1. Dr.Bronner's Liquid Castile Soap, my favorite is the one from mint and almond but when When I get a new tattoo, I always use Baby Mild (fragrance-free and for sensitive skin, it has no smell and is made with castile oil, it is ideal for this ).
  2. Soap Fragrance and sulfate free for extremely sensitive skin, perfect for the entire body including the face. It is ideal for cleaning all tattoos because it is a very mild soap-free soap, it does not foam at all .
  • Moisturize: use a moisturizing lotion on the tattooed area every time you clean it and massage gently until your skin has completely absorbed it. If you can, avoid direct contact with clothing. If it is in a visible area, protect it with a cream with sun protection factor, although avoid direct contact with the sun as much as possible. Bathing in rivers, beaches and/or swimming pools is completely prohibited during the following weeks (recommendations vary from 15 to 30 days). This care is essential if you want your tattoo to heal very well and not lose color in the future.

Although sea water is natural, there are also other types of naturalities and waste that navigate in it. Keep this in mind if you want your tattoo to heal sooner and not itch and look the way it deserves.

The balms that I have used the most to care for and scar my tattoos (more than 10), in order of preference:

  1. Buriti Balm by Pai Skincare; It spreads a lot, is absorbed very well, smells wonderful and is 100% natural. I use this balm all year round, as a maintenance balm (my favorite)
  2. St. John's Wort repair balm , it has a very intense smell and is very nutritious. It is fantastic because it is absorbed very quickly and greatly relieves the sensation of heat, especially the first few days. I always recommend this balm if you have had a very large, colorful tattoo with a lot of fill. There the skin suffers a lot.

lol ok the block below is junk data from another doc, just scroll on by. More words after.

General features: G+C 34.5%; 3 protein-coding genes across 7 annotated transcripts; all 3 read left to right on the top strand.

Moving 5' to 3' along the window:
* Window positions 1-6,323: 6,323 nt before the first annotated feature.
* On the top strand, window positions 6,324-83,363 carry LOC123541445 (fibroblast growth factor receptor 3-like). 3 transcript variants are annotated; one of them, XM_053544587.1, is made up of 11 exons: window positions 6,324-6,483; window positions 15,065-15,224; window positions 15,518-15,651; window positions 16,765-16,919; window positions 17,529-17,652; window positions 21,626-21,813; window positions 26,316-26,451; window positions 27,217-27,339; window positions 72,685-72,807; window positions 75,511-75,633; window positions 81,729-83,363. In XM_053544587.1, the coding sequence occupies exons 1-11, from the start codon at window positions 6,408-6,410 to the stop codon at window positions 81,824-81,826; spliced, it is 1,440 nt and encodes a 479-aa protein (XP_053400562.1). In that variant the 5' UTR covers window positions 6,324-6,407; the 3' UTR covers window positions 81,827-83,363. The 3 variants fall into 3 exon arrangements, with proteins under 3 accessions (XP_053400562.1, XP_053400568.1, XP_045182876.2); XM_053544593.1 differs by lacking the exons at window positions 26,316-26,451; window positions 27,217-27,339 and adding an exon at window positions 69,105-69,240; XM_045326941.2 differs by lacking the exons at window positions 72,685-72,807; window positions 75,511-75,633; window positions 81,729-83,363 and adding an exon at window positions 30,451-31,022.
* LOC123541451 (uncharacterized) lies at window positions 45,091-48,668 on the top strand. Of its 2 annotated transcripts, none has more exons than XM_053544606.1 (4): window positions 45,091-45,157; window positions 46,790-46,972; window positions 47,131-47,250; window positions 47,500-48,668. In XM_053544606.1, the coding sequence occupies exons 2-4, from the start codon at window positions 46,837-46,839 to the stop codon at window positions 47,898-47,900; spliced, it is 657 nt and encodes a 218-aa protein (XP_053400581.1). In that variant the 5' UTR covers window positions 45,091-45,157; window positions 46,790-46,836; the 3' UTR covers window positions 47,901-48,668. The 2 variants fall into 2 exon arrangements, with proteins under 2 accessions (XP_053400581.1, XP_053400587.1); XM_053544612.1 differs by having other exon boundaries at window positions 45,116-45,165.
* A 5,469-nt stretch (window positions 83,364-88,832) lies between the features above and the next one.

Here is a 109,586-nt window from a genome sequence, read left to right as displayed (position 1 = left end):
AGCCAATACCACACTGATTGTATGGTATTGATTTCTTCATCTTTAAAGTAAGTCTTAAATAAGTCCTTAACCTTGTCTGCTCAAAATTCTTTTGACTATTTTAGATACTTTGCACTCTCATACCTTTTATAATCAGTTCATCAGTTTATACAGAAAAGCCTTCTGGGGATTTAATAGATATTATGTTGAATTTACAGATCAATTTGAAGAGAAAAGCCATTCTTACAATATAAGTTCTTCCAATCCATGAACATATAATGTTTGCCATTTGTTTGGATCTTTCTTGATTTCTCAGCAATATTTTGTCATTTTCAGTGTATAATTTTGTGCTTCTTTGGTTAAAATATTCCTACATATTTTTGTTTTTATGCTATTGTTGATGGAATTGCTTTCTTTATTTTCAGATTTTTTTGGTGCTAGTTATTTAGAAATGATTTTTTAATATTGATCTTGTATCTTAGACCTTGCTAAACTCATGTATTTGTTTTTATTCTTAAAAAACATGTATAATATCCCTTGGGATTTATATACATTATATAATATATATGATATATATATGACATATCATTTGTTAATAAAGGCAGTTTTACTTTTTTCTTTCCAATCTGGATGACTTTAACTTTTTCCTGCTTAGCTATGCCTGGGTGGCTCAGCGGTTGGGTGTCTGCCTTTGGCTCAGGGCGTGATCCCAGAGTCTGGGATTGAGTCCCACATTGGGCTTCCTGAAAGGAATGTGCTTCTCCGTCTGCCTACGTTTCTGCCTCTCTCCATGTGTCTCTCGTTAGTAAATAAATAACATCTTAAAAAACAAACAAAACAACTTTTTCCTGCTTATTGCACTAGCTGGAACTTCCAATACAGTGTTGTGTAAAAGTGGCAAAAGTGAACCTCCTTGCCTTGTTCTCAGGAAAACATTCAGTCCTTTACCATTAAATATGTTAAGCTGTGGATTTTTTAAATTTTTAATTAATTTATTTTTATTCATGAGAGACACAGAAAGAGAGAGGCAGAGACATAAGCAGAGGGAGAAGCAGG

3. Beeswax ointment with propolis : relieves instantly, heals very quickly and is absorbed quite quickly. It only has one but, if it is very cold it solidifies, but with a little heat it dissolves easily.
Before using these balms I discovered Skin Savior from One Love Organics, an American brand that is no longer sold in Europe.

Cleaning, moisturizing and protecting will be three basic and routine care during the following days. Depending on the tattoo – if it is shaded, with relief… -, the area and the size, it will take more or less to heal (from 15/20 days to 5 weeks). If you want to speed up this process, remember to take care of that new scar daily. Always . The first care and time you dedicate to your tattoo will influence and be essential for it to heal very well.

My experience

My first tattoos were small, flat and in black ink*. I followed my tattoo artist's advice at all times -except for the cream he recommended: Bepanthol-. I only used it the first two days of the first tattoo. I have never used it again, why? Because of the ingredients it contains: